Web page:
Can we use the approaches of ecological inference to learn about the potential for dependence bias in dualsystem estimation? An application to cancer registration data
James Brown (University of Technology Sydney)
The dual-system estimator, or estimators with a similar underlying set of assumptions and structure, is a widely used approach to estimate the unknown size of a population. Within official statistics its use is linked with population census, while in health applications it is often used to estimate true levels of incidence from imperfect reporting systems; the classic example being work by Sekar and Deming exploring the estimation of births in India in the 1940s. Critical to the implementation of dual-system estimation are the assumptions that the probability of being counted in a source is homogeneous and that the event of being counted in each source is independent. When either of these assumptions fails, the two by two table will have an odds ratio different to one and the dual-system estimator will be biased.
Inferential frameworks such as the aggregate association index (AAI) have been developed to allow the researcher to assess the plausibility of independence between two variables in a two by two table, when only the margins are observed. Given any appropriate measure of relationship, this strategy relies on determining the AAI, which provides an indication of the likely association structure between the variables given only the marginal information. Further advances of the AAI have also been established including its link with the odds ratio and its relationship with the size of the study being undertaken. Determining the population size from a two by two table given limited information is an alternative variation of the framework on which the AAI is built. Therefore the underlying theoretical properties of the two by two table are identical in both scenarios - it is only the nature of the unknown information that differs.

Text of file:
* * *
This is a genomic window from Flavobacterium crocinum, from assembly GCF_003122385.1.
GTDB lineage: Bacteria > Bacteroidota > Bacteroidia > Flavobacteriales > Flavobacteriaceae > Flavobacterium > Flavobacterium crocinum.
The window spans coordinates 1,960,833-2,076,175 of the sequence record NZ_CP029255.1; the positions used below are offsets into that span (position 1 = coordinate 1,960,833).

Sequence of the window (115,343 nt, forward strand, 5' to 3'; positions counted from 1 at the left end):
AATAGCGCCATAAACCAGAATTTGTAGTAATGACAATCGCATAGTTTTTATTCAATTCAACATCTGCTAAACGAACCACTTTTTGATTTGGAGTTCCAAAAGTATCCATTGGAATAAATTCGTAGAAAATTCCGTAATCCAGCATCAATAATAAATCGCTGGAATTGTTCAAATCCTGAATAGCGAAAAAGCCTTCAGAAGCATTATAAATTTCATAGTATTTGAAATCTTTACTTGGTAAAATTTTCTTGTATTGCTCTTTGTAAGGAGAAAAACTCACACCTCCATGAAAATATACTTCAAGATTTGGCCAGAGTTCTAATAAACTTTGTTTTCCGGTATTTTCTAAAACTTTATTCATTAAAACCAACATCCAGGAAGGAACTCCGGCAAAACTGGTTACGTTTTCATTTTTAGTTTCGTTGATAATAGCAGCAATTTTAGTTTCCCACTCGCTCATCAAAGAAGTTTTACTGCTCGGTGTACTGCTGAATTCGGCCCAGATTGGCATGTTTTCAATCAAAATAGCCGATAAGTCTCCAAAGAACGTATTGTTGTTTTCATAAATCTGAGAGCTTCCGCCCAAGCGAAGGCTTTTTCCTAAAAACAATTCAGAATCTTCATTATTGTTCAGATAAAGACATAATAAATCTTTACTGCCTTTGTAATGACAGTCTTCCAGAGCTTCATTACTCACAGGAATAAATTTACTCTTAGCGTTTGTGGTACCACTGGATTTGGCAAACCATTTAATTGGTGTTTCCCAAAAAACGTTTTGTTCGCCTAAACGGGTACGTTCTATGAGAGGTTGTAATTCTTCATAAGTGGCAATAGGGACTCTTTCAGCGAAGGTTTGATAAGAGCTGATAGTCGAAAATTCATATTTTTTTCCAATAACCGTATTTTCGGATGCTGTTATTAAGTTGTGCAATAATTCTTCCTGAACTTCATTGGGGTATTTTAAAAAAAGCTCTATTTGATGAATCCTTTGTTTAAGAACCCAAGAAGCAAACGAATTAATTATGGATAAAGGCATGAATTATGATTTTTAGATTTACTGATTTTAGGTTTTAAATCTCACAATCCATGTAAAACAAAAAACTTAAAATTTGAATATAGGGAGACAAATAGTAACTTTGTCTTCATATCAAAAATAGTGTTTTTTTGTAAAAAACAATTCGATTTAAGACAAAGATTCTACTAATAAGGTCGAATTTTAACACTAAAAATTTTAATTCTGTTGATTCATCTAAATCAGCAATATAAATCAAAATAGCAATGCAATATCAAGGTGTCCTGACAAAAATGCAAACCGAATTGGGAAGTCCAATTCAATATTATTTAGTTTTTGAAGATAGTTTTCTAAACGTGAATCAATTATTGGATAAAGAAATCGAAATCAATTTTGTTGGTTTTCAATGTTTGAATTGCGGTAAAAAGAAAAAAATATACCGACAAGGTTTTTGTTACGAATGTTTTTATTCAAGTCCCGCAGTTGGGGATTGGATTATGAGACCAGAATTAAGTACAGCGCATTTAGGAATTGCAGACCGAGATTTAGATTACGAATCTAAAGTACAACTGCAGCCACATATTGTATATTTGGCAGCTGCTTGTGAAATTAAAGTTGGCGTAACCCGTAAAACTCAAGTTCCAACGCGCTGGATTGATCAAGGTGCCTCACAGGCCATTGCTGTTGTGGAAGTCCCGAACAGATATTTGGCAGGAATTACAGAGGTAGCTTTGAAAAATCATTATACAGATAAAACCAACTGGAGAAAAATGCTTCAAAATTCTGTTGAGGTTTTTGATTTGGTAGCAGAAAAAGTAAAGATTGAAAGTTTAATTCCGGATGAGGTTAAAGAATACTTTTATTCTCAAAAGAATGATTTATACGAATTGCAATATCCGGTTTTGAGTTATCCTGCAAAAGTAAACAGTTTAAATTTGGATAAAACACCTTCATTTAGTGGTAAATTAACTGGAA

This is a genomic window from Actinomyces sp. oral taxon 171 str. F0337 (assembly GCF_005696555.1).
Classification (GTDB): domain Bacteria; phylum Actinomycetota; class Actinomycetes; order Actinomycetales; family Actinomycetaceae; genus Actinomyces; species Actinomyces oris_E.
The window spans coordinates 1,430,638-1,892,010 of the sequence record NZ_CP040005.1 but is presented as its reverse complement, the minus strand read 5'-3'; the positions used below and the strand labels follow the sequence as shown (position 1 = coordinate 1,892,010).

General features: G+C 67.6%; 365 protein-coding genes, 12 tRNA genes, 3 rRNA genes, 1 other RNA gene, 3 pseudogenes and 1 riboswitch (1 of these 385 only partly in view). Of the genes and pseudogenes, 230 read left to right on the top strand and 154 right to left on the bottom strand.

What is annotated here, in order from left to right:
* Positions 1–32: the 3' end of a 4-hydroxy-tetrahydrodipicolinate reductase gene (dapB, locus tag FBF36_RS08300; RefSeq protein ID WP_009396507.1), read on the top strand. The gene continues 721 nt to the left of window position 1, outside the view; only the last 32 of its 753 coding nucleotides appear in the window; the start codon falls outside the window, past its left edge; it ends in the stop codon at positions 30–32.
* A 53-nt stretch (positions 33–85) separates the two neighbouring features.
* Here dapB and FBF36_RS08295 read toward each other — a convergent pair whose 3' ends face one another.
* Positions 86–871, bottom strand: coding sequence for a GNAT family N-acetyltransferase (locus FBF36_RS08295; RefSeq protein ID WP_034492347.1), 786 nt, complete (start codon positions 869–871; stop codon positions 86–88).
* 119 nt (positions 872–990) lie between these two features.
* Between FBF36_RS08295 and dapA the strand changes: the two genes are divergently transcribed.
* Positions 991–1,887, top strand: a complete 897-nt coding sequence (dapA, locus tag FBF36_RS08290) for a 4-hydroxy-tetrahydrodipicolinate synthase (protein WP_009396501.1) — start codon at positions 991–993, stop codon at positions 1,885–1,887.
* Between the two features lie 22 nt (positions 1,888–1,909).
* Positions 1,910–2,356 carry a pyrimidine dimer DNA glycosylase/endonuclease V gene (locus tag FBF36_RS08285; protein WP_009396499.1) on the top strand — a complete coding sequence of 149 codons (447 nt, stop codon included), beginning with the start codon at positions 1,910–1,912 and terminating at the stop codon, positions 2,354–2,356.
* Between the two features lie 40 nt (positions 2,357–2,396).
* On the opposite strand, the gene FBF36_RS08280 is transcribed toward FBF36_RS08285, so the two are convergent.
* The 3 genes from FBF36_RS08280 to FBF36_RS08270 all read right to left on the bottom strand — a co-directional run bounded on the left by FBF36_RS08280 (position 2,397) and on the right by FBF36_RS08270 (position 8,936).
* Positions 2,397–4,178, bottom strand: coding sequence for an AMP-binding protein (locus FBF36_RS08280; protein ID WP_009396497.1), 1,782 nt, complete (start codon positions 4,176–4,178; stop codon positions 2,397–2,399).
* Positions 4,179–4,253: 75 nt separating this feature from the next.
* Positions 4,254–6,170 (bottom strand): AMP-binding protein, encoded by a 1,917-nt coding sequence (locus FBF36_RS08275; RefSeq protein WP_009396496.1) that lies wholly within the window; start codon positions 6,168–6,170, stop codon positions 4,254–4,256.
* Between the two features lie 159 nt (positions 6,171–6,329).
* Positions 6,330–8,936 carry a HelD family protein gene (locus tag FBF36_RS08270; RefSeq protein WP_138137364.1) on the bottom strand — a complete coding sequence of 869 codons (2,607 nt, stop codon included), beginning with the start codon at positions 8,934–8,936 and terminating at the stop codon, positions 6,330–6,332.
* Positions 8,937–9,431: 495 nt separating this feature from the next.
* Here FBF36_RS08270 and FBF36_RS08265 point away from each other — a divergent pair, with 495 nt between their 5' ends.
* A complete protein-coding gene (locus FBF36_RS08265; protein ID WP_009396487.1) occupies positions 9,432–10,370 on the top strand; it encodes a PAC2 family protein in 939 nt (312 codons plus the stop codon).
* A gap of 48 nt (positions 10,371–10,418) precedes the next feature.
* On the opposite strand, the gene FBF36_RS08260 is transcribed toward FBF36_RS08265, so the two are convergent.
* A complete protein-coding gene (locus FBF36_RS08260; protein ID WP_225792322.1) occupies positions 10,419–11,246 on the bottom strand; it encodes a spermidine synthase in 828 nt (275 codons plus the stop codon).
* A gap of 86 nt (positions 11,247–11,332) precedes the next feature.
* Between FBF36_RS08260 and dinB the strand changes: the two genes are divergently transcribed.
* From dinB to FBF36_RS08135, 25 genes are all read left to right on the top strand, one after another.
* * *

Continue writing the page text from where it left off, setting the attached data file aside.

In this paper we make the first steps to exploring the use of an AAI type framework (and its relatives) to assess the plausibility of an independence assumption in applications of population size estimation. We use alternative data setups based on real data relating to historical cancer registration (with three sources of registration) to demonstrate that the chi-square statistic behaves differently over a range of values for the missing data for differing true relationships between the two variables. We then apply the approach to the cancer registration from two of the registration systems to show that we can see evidence of potential dependence from the observed but incomplete data.
The first results in this paper demonstrate the possibility of exploring the independence assumption when estimating the unknown population size from two lists. As with the AAI framework, the aim is not to directly estimate the level of the association but rather alert the analyst to the potential for an association and its direction allowing them to assess the likelihood of a biased estimate for the population size. This has important implications within a health setting where it is potentially useful to understand if the true population size, of say cancer patients, is likely to be higher or lower than the estimate constructed assuming independence. Within the official statistics setting, it can alert us to situations where it is advantageous to explore whether external data exist that would allow an adjustment for dependence in our two lists.